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James Patterson is Santa Claus to indie booksellers

City Lights bookstore in San Francisco, CA—one of many shops where booksellers received Patterson's holiday bonuses.
Getty Images/Robert Alexander
City Lights bookstore in San Francisco—one of many shops where booksellers received James Patterson’s holiday bonuses.
By Jenni Avins
Published Last updated This article is more than 2 years old.

The highest-paid author in the world is spreading some of his wealth to indie booksellers. James Patterson, the wildly prolific author of more than 150 books—including the Alex Cross thriller series and the 2018 Bill Clinton collaboration The President Is Missing—this week awarded 500 booksellers at independent bookstores around the US with $500 holiday bonuses. Patterson’s bonus program, now in its sixth year, has awarded over $1.3 million to date, according to Publishers Weekly.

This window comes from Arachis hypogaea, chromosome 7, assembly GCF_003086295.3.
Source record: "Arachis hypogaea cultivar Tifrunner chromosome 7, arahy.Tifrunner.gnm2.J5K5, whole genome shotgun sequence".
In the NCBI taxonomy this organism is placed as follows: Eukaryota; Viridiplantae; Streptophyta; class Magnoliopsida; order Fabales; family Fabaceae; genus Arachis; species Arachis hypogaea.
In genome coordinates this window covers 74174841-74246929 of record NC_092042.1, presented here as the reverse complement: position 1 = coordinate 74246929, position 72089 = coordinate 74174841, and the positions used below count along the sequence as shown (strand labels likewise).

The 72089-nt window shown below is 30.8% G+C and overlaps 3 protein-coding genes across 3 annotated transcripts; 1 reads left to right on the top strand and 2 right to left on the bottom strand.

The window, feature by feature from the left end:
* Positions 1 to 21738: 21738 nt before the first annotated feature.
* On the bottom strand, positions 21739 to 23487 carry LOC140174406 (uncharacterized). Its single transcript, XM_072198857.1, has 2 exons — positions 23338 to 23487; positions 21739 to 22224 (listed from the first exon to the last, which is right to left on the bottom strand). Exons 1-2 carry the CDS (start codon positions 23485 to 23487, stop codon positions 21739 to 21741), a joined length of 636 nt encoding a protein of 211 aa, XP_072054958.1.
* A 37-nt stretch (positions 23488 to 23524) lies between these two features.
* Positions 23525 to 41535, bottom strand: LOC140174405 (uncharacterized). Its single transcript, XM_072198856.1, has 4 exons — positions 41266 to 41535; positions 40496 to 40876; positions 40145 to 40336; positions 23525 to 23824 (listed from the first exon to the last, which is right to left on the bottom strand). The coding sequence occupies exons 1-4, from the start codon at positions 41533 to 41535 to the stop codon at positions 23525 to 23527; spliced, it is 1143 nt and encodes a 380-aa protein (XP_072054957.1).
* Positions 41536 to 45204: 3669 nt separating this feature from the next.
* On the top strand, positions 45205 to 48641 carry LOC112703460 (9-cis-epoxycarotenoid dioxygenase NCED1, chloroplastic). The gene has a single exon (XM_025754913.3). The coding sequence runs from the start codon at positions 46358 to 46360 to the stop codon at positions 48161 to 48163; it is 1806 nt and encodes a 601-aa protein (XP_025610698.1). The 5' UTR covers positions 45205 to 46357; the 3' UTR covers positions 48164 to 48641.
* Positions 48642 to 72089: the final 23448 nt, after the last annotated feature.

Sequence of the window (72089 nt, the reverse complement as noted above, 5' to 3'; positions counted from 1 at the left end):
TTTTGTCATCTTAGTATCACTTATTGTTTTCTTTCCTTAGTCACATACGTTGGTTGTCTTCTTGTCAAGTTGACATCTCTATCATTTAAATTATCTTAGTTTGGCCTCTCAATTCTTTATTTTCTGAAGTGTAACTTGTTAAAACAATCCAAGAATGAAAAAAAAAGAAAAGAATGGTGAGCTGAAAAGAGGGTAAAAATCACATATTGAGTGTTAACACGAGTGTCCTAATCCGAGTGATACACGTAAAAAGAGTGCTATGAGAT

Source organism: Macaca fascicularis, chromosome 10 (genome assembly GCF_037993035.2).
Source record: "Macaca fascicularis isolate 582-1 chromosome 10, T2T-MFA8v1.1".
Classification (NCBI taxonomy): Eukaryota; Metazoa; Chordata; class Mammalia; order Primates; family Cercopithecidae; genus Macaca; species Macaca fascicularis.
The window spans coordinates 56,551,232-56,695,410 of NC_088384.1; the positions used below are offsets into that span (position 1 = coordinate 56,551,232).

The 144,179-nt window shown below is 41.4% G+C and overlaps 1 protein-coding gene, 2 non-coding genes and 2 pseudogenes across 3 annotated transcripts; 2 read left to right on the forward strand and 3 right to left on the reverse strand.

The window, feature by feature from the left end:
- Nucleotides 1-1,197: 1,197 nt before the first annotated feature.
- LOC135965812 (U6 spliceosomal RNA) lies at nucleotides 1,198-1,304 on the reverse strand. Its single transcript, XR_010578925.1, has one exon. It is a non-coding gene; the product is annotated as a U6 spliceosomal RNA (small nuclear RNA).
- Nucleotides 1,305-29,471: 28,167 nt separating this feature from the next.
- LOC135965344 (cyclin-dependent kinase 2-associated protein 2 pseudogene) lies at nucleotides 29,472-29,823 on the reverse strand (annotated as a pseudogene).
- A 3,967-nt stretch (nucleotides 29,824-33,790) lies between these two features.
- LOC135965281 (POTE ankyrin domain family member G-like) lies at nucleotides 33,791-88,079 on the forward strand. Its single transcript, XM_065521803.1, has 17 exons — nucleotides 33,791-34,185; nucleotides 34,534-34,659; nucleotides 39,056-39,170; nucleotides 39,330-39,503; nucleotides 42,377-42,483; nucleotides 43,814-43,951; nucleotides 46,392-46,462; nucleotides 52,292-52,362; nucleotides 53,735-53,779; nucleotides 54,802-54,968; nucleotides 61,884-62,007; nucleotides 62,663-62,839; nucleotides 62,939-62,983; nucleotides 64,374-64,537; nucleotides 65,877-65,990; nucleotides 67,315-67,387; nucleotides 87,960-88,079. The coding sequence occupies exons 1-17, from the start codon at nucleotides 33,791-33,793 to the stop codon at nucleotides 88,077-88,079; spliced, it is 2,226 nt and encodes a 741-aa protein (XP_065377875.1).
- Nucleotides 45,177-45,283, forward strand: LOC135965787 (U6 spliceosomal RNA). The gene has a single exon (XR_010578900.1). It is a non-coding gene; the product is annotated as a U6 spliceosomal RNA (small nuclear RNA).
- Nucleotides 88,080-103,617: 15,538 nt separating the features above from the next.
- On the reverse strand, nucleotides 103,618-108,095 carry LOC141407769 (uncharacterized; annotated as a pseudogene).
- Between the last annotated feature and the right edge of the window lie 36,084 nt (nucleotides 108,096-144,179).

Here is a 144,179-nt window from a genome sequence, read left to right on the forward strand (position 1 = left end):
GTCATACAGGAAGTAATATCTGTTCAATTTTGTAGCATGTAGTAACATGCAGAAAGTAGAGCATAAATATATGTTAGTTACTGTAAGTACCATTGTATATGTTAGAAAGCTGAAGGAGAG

At Hills & Hamlets, a tiny bookstore in Chattahoochee Hills, Georgia, Patience Allan-Glick was almost too busy to discuss her $500 award, manning the shelves and register alone on a busy Sunday.

“Make it quick and maybe I can help you,” Allan-Glick said over the phone, before addressing a customer: “You’re gonna like this one, it’s a really beautiful copy.”

The bookseller said she knew the store’s husband-and-wife owners had entered her in the contest. “Regular customers appreciate my knowledge of the books, and my passion for what I do,” she said of her qualifications, adding that before joining Hills & Hamlets three years ago she worked at a library and volunteered reading books to children. “One of my specialties is the kids’ section. I’m a grandma.”

She said one of her current favorite children’s titles is Baby Monkey, Private Eye. “It’s what I call a ‘gap’ book,” says Allan-Glick, describing how it fills a gap between picture books and chapter books, for children who are just learning to read. “The story is just funny and cute,” she says.  “An adult will read it to them once, and then they can really go and read it on their own.”

She also loves Ann Patchett’s Lambslide, about some young sheep who misunderstand an overheard conversation about a political landslide and embark on a search for a slide made just for them.

It was clear that Allan-Glick could talk children’s books all day, so her plans for her $500 bonus came as no surprise: “I’m going to buy books,” she said. “Probably books for the grandkids.”

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